- 15 Oct 19
How should we speak to our children about sex? And when? What should we tell them? And how might all of that affect our mental health as teenagers and adults? Questions abound. Do I have all the answers? No. But a good place start is with pleasure education…
What is pleasure education? Pleasure education is about approaching sex education from a pleasure-based perspective. Sex education traditionally deals with pro-creation (this is how you make babies) and occasionally STI’s. Pleasure education teaches about the importance of pleasure in sex.
It doesn’t hide the fact that the primary reason people have sex is to be pleasured.
Shocking right? The majority of the time, people have sex not to make a baby, but for fun, for love, for pleasure. They do not want to procreate. And this is particularly so when teenagers and young adults are involved.
Now, to teach sex in a way that ignores this is not only archaic and condescending, but also hypocritical – and ultimately dangerous. Sex education teaches us about how to see ourselves, our self value and our worth, ultimately feeding into our mental health. And being alienated from our sexuality creates all sorts of complications.
We need to do everything we can to ensure that young people feel comfortable in their own bodies; at home in their own skins. A good, open, honest sex education is not a panacea that will automatically prevent conditions like anorexia, bulimia, body dysmorphic disorder, self-harm and related conditions. But it will certainly better equip young people – and young girls in particular – to cope with the difficulties and physical changes that are experienced during teenage years.
And here’s the thing: I know it can seem super-scary to parents and educators to think about teaching sex in a way that speaks honestly about what it is. The fear arises that it will encourage teenagers to have sex earlier and that it will increase the risk of STIs – but the evidence proves that exactly the opposite is the case.
It has been shown that students who receive sex-positive, pleasure-based education are choosing to have sex at a later age; and also that more are choosing to use protection. The reality is that, if you strip everything back – education or no education – people are still going to have sex.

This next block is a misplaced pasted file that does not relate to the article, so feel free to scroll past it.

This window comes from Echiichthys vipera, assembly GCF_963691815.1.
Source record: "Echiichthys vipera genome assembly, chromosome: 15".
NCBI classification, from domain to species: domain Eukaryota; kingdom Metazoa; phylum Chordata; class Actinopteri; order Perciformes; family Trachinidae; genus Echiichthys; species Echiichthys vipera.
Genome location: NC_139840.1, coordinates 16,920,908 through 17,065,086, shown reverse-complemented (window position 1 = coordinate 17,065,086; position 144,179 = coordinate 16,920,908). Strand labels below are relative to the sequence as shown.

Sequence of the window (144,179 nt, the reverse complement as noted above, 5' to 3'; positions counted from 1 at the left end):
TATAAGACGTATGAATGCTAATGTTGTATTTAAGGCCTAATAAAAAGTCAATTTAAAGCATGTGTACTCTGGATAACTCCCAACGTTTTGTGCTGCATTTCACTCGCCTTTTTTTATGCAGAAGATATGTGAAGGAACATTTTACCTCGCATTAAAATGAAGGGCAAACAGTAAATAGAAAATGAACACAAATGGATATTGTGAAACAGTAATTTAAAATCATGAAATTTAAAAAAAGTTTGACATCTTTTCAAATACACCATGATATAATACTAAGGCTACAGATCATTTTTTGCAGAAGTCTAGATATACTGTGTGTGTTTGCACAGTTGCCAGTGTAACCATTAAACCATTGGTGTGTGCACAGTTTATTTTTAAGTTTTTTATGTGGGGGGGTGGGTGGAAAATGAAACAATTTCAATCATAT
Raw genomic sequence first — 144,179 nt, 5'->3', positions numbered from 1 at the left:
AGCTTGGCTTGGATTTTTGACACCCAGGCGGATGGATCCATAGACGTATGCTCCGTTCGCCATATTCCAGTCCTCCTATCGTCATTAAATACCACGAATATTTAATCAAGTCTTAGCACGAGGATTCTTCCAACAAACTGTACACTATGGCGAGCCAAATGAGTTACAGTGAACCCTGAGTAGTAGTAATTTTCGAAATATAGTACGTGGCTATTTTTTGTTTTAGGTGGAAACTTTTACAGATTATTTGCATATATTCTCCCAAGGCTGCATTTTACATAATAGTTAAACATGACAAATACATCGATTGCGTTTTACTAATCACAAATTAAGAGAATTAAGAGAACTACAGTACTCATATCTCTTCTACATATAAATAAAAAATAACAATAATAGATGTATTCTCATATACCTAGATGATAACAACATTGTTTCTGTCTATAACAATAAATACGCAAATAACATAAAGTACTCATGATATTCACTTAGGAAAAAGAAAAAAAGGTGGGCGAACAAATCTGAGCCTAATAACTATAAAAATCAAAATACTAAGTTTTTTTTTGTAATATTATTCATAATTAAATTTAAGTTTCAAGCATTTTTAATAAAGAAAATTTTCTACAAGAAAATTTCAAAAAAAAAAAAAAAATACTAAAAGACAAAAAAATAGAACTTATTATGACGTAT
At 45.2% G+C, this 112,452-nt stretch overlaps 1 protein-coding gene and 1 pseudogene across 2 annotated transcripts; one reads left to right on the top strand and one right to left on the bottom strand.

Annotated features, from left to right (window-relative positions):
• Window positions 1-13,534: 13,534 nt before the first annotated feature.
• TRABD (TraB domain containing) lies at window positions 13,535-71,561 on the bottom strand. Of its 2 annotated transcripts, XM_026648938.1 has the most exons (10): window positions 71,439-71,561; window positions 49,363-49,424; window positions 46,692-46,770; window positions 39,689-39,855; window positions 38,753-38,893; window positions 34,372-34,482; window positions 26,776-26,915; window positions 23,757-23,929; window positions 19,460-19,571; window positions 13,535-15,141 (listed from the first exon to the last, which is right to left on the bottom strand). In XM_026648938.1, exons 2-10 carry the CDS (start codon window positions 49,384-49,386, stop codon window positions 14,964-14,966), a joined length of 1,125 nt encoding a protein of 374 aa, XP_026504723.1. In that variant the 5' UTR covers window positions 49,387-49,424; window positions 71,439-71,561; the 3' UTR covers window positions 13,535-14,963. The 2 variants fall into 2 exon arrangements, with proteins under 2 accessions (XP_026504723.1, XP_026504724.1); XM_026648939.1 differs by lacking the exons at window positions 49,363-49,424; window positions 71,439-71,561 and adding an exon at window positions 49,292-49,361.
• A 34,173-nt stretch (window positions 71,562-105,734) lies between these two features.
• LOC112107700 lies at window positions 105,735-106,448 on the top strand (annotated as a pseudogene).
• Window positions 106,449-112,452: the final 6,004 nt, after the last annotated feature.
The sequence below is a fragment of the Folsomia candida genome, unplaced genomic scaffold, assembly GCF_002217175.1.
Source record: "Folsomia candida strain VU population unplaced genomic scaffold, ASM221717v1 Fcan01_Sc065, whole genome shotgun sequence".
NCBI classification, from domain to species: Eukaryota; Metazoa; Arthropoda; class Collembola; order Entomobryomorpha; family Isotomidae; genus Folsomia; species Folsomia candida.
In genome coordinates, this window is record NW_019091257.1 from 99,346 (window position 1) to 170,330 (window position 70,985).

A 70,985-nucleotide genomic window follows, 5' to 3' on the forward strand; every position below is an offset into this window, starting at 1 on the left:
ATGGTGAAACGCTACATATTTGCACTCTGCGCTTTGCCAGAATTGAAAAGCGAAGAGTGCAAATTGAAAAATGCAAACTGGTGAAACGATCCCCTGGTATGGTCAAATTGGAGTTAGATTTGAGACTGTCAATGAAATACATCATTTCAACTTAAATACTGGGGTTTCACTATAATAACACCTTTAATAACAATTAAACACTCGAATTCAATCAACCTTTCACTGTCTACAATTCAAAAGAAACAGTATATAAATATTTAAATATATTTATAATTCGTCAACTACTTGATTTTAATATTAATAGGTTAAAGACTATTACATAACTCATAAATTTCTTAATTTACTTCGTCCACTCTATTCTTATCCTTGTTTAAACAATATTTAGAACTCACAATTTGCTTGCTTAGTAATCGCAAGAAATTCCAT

Teenagers are still going to have sex. People can try to discourage this, but they will fail, because it’s built into us. Humans are sexual beings. And I would personally rather teenagers were equipped with the knowledge of what good sex should be, what consent is and how to protect themselves during sex, than the incredibly limited education that defines sex as a penis entering a vagina.
And guess what? Some of the time, a penis isn’t involved at all. Sometimes a vagina isn’t. Teaching sex in a solely hetero-normative way, and excluding the LGBTQ+ community, is homophobic and transphobic. It is a product of the outdated fear that teaching about anything other than straight sex will “make” teenagers gay.
Sexuality involves a spectrum. It isn’t ‘taught’: it’s part of life as we live it. People can and do change, moving across the spectrum in different ways. So we should deal with it on those terms. Ignoring LGBTQ+ sexual experiences in sex education represents a failure to equip teenagers who are LGBTQ+ with the knowledge, power and support that everyone needs in relation to sex. It subliminally tells them that there is something wrong with them. It shames them. It is not for no reason that incidences of self-harm and suicide are higher among young LGBTQ+ people. From a mental health perspective, there is no doubt that informative, inclusive sex education has the potential to save lives.
Furthermore, defining sex as a penis that enters a vagina, spreads the message that girls or women are objects to be penetrated – rather than people who should be as intimately involved in the sexual experience as any teenage boy or man. It tells girls that sex is something that happens to them rather than something they are a part of. It also ignores the fact that the majority of women can’t orgasm from penetrative sex alone.
Teaching about sex in this way is damaging to girls and boys alike because it also conveniently ignores the issue of consent. It teaches men not to see a woman as a person but as an object. It teaches them not to talk with women, not to consider their feelings – or their pleasure.
In this way, the absence of proper sex education feeds into rape culture. It reinforces the mental health issues that underly what has been characterised as toxic masculinity, creating an incredibly unhealthy domino effect. Currently our sex education system values the fear that teenagers might have sex over the concern that they don’t understand consent; over their right to knowledge; and, finally, over their mental health. On the flip side, approached in the right, open, mutually respectful spirit, sex is fun. Sex is a form of love. Sex is pleasure. It took me too long to find that out. It took me too long to understand that I was an active part in every sexual encounter. And it took me far too long to understand my right to consent.
For the good of our sexual health – and our mental health – we need to change that. It won’t solve all of our problems by a long shot – but providing inclusive, pleasure-based sex education would be a big step in the right direction.